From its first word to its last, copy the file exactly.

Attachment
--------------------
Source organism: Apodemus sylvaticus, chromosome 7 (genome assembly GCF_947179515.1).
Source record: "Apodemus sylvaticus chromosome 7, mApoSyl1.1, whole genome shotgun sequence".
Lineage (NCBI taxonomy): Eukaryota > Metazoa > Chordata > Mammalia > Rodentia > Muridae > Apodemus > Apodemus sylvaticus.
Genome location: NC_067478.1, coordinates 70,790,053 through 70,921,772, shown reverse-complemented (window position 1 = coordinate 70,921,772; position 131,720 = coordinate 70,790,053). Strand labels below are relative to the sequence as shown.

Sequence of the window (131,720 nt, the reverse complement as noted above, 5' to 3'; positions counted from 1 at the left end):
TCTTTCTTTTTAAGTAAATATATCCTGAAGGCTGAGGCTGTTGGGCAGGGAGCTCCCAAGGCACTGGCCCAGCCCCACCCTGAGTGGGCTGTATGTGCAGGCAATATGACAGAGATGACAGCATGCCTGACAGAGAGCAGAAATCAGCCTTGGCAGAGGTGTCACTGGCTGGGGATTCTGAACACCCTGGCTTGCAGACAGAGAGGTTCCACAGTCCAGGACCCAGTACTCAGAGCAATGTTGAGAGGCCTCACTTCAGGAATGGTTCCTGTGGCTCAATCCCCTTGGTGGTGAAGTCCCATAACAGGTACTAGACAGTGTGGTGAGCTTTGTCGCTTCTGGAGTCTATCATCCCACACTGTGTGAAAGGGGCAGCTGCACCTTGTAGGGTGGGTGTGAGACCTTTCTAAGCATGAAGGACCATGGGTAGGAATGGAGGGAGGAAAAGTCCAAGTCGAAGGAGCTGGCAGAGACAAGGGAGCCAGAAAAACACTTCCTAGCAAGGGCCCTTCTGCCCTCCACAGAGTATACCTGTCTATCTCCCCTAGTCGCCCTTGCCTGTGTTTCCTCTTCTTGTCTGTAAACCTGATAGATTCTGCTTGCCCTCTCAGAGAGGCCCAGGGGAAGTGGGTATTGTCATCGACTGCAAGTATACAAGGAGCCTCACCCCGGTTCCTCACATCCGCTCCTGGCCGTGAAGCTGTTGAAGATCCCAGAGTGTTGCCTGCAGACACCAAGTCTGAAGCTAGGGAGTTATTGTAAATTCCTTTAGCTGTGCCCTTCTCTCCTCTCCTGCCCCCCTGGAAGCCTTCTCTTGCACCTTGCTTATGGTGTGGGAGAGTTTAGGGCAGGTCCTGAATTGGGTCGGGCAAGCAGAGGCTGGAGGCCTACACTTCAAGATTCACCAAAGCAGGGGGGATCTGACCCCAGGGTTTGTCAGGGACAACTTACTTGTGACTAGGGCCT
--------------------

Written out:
Source organism: Apodemus sylvaticus, chromosome 7 (genome assembly GCF_947179515.1).
Source record: "Apodemus sylvaticus chromosome 7, mApoSyl1.1, whole genome shotgun sequence".
Lineage (NCBI taxonomy): Eukaryota > Metazoa > Chordata > Mammalia > Rodentia > Muridae > Apodemus > Apodemus sylvaticus.
Genome location: NC_067478.1, coordinates 70,790,053 through 70,921,772, shown reverse-complemented (window position 1 = coordinate 70,921,772; position 131,720 = coordinate 70,790,053). Strand labels below are relative to the sequence as shown.

Sequence of the window (131,720 nt, the reverse complement as noted above, 5' to 3'; positions counted from 1 at the left end):
TCTTTCTTTTTAAGTAAATATATCCTGAAGGCTGAGGCTGTTGGGCAGGGAGCTCCCAAGGCACTGGCCCAGCCCCACCCTGAGTGGGCTGTATGTGCAGGCAATATGACAGAGATGACAGCATGCCTGACAGAGAGCAGAAATCAGCCTTGGCAGAGGTGTCACTGGCTGGGGATTCTGAACACCCTGGCTTGCAGACAGAGAGGTTCCACAGTCCAGGACCCAGTACTCAGAGCAATGTTGAGAGGCCTCACTTCAGGAATGGTTCCTGTGGCTCAATCCCCTTGGTGGTGAAGTCCCATAACAGGTACTAGACAGTGTGGTGAGCTTTGTCGCTTCTGGAGTCTATCATCCCACACTGTGTGAAAGGGGCAGCTGCACCTTGTAGGGTGGGTGTGAGACCTTTCTAAGCATGAAGGACCATGGGTAGGAATGGAGGGAGGAAAAGTCCAAGTCGAAGGAGCTGGCAGAGACAAGGGAGCCAGAAAAACACTTCCTAGCAAGGGCCCTTCTGCCCTCCACAGAGTATACCTGTCTATCTCCCCTAGTCGCCCTTGCCTGTGTTTCCTCTTCTTGTCTGTAAACCTGATAGATTCTGCTTGCCCTCTCAGAGAGGCCCAGGGGAAGTGGGTATTGTCATCGACTGCAAGTATACAAGGAGCCTCACCCCGGTTCCTCACATCCGCTCCTGGCCGTGAAGCTGTTGAAGATCCCAGAGTGTTGCCTGCAGACACCAAGTCTGAAGCTAGGGAGTTATTGTAAATTCCTTTAGCTGTGCCCTTCTCTCCTCTCCTGCCCCCCTGGAAGCCTTCTCTTGCACCTTGCTTATGGTGTGGGAGAGTTTAGGGCAGGTCCTGAATTGGGTCGGGCAAGCAGAGGCTGGAGGCCTACACTTCAAGATTCACCAAAGCAGGGGGGATCTGACCCCAGGGTTTGTCAGGGACAACTTACTTGTGACTAGGGCCT